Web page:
If you missed the chance to go see the Intermountain Opera’s performance of “Camelot,” then you missed a wonderful show. “Camelot” tells the familiar tale of King Arthur and his knights of the round table with a few comedic twists. Songs like “C’est Moi” and “Lusty in the Month of May” bring a different life to characters like Lancelot and Guinevere by showing their boastfulness and, well, lustiness, respectively. And others, like “I Loved You Once in Silence,” helped to remind the audience of the tragic nature of the story, despite its more frequent comedic overtones.

The props and costuming were immaculately done as well. Backgrounds were visually interesting and transformed to incorporate the scenery for multiple locales, which helped to keep things fresh with the same props. In particular, the dull gold of the triangular spires that were used suggested equally well the glow of dawn and the gilded interior of Camelot’s halls. The costumes incorporated suits of armor, court attire and all the in-betweens associated with medieval life, as well as a small armory of weapons. All of this came together to make “Camelot” a visually stunning production.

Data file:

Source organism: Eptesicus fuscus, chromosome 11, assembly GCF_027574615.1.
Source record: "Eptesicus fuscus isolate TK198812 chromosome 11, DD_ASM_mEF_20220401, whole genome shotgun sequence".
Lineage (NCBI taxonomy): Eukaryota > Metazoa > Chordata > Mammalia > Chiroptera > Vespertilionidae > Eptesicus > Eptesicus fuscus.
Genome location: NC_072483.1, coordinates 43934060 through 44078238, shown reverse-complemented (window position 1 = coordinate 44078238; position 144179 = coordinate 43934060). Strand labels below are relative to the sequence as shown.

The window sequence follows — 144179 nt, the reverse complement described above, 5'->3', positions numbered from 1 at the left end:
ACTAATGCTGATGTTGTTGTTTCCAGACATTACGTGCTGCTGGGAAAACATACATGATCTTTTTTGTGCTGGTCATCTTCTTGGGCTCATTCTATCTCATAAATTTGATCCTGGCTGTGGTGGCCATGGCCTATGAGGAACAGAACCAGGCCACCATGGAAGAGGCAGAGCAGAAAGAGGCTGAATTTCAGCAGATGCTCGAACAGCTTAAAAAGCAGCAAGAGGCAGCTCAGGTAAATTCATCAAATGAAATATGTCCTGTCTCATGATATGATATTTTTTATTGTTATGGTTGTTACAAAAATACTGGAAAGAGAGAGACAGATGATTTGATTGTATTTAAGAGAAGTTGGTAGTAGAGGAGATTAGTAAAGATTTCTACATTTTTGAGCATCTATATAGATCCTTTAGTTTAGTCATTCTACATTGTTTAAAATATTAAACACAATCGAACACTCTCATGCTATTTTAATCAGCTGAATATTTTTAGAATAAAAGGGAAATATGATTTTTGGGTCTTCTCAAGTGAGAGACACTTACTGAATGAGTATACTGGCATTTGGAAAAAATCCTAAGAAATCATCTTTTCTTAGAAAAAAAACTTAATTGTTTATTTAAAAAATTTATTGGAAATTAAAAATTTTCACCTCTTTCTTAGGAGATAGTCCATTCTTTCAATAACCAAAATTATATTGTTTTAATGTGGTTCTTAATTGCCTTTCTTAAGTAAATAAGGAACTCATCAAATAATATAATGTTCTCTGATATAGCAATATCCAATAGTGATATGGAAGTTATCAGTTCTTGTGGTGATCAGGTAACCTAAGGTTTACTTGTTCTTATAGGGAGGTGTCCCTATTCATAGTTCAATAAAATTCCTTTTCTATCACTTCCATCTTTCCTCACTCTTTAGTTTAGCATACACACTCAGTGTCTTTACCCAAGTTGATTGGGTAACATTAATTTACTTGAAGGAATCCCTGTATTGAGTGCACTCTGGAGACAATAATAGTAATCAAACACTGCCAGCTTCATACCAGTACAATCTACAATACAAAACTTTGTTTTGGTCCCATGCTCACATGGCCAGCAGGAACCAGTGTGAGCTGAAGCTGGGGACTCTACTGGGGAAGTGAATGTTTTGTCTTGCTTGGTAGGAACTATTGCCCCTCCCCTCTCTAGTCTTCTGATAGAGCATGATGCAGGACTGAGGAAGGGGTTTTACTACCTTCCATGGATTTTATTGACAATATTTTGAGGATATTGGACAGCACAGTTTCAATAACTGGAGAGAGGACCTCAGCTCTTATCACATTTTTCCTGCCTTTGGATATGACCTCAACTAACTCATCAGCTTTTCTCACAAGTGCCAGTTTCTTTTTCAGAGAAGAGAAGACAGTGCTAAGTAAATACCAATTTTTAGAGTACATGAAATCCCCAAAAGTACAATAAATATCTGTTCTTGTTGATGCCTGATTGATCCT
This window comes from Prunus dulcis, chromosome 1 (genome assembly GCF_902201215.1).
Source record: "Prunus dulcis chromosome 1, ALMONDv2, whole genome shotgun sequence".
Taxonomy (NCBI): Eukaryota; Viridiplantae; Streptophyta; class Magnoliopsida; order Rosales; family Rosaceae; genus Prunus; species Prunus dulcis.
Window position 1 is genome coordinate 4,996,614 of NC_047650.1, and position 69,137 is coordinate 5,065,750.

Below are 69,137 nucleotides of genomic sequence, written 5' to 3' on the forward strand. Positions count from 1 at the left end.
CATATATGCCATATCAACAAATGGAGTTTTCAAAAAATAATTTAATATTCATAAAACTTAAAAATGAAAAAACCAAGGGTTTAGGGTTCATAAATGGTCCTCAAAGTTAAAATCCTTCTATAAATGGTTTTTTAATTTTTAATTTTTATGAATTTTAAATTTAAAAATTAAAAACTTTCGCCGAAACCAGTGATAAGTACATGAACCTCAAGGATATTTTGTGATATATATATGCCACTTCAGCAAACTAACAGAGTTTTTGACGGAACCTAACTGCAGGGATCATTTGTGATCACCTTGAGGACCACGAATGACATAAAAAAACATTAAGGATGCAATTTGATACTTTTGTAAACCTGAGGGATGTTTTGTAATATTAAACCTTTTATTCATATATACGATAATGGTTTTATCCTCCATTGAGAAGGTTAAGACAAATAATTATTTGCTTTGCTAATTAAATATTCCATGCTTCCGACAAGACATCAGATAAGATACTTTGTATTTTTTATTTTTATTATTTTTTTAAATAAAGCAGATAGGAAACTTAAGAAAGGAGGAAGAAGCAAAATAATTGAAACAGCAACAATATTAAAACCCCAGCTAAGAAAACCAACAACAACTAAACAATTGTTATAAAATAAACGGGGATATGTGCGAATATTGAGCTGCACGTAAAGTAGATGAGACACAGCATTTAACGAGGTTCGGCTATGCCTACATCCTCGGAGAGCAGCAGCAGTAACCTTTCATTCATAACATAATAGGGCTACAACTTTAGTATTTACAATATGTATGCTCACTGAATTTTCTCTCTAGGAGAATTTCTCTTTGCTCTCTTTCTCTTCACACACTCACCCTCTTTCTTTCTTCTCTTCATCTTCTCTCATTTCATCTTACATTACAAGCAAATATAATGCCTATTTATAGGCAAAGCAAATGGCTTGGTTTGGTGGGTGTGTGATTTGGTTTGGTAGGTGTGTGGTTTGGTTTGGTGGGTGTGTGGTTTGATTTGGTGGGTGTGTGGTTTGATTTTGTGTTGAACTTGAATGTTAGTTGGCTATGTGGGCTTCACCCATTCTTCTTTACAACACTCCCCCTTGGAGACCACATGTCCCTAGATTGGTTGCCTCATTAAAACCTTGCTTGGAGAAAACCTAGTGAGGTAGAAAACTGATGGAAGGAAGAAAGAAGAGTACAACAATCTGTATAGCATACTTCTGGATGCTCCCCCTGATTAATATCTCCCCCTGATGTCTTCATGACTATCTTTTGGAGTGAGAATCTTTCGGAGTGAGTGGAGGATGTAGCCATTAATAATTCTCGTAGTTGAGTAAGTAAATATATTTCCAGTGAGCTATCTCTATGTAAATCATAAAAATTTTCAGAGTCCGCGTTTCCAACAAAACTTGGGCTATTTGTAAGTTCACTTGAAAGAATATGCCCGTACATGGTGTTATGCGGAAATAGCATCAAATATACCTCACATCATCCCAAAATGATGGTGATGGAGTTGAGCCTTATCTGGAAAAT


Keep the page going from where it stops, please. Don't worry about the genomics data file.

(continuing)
But even more stunning yet was the sound of the production and what it carried through its emotional heart. The lead actors playing King Arthur, Guinevere and Lancelot were all in absolute command of the material they were given, and gave each song its own individual soul.

With that being said, to call “Camelot” an opera is to be a little misleading. In fact, officially, “Camelot” is not an opera at all but a musical by Alan Jay Lerner and Frederick Loewe. On closer examination of the performance’s website, the fine print does label the show as a musical, but the impression that it is an opera is still an easy one to arrive at from the show’s advertising. Admittedly, the fact that student tickets were half-priced made it hard to harbor any ill feelings for the perceived shift in style.

In the end, if you missed out on “Camelot,” you may not have missed what you thought you did. That being said, the show was still incredible fun and there is an another opportunity to see the Intermountain Opera at work with, “Eugene Onegin,” an opera composed by Tchaikovsky of “The Nutcracker” fame. The show focuses on aristocratic life in Imperial Russia and tells a tale of romance, duels and tragedy as Eugene brings chaos to a small country village. “Eugene Onegin” opens on April 26.